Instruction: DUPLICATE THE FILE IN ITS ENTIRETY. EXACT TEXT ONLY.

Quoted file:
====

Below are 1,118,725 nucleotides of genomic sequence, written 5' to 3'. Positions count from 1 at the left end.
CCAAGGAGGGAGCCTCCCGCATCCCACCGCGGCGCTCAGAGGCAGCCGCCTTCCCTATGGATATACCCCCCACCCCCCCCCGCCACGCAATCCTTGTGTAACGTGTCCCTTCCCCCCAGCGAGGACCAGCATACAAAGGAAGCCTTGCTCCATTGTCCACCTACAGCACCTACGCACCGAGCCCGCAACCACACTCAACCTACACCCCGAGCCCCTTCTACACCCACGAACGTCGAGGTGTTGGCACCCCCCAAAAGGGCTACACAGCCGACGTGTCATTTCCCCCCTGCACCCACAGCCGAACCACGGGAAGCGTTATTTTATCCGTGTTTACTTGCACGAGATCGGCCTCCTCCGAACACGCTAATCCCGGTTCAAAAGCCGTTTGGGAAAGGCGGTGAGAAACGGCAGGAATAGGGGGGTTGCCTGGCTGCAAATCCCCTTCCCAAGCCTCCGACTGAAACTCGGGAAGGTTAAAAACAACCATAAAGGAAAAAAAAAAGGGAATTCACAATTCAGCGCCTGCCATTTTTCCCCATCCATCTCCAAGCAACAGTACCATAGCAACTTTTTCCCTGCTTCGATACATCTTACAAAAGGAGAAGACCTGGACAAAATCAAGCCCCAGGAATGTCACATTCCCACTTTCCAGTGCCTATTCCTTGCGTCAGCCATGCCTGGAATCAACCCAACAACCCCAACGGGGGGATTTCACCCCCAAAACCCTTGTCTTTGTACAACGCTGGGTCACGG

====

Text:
Below are 1,118,725 nucleotides of genomic sequence, written 5' to 3'. Positions count from 1 at the left end.
CCAAGGAGGGAGCCTCCCGCATCCCACCGCGGCGCTCAGAGGCAGCCGCCTTCCCTATGGATATACCCCCCACCCCCCCCCGCCACGCAATCCTTGTGTAACGTGTCCCTTCCCCCCAGCGAGGACCAGCATACAAAGGAAGCCTTGCTCCATTGTCCACCTACAGCACCTACGCACCGAGCCCGCAACCACACTCAACCTACACCCCGAGCCCCTTCTACACCCACGAACGTCGAGGTGTTGGCACCCCCCAAAAGGGCTACACAGCCGACGTGTCATTTCCCCCCTGCACCCACAGCCGAACCACGGGAAGCGTTATTTTATCCGTGTTTACTTGCACGAGATCGGCCTCCTCCGAACACGCTAATCCCGGTTCAAAAGCCGTTTGGGAAAGGCGGTGAGAAACGGCAGGAATAGGGGGGTTGCCTGGCTGCAAATCCCCTTCCCAAGCCTCCGACTGAAACTCGGGAAGGTTAAAAACAACCATAAAGGAAAAAAAAAAGGGAATTCACAATTCAGCGCCTGCCATTTTTCCCCATCCATCTCCAAGCAACAGTACCATAGCAACTTTTTCCCTGCTTCGATACATCTTACAAAAGGAGAAGACCTGGACAAAATCAAGCCCCAGGAATGTCACATTCCCACTTTCCAGTGCCTATTCCTTGCGTCAGCCATGCCTGGAATCAACCCAACAACCCCAACGGGGGGATTTCACCCCCAAAACCCTTGTCTTTGTACAACGCTGGGTCACGG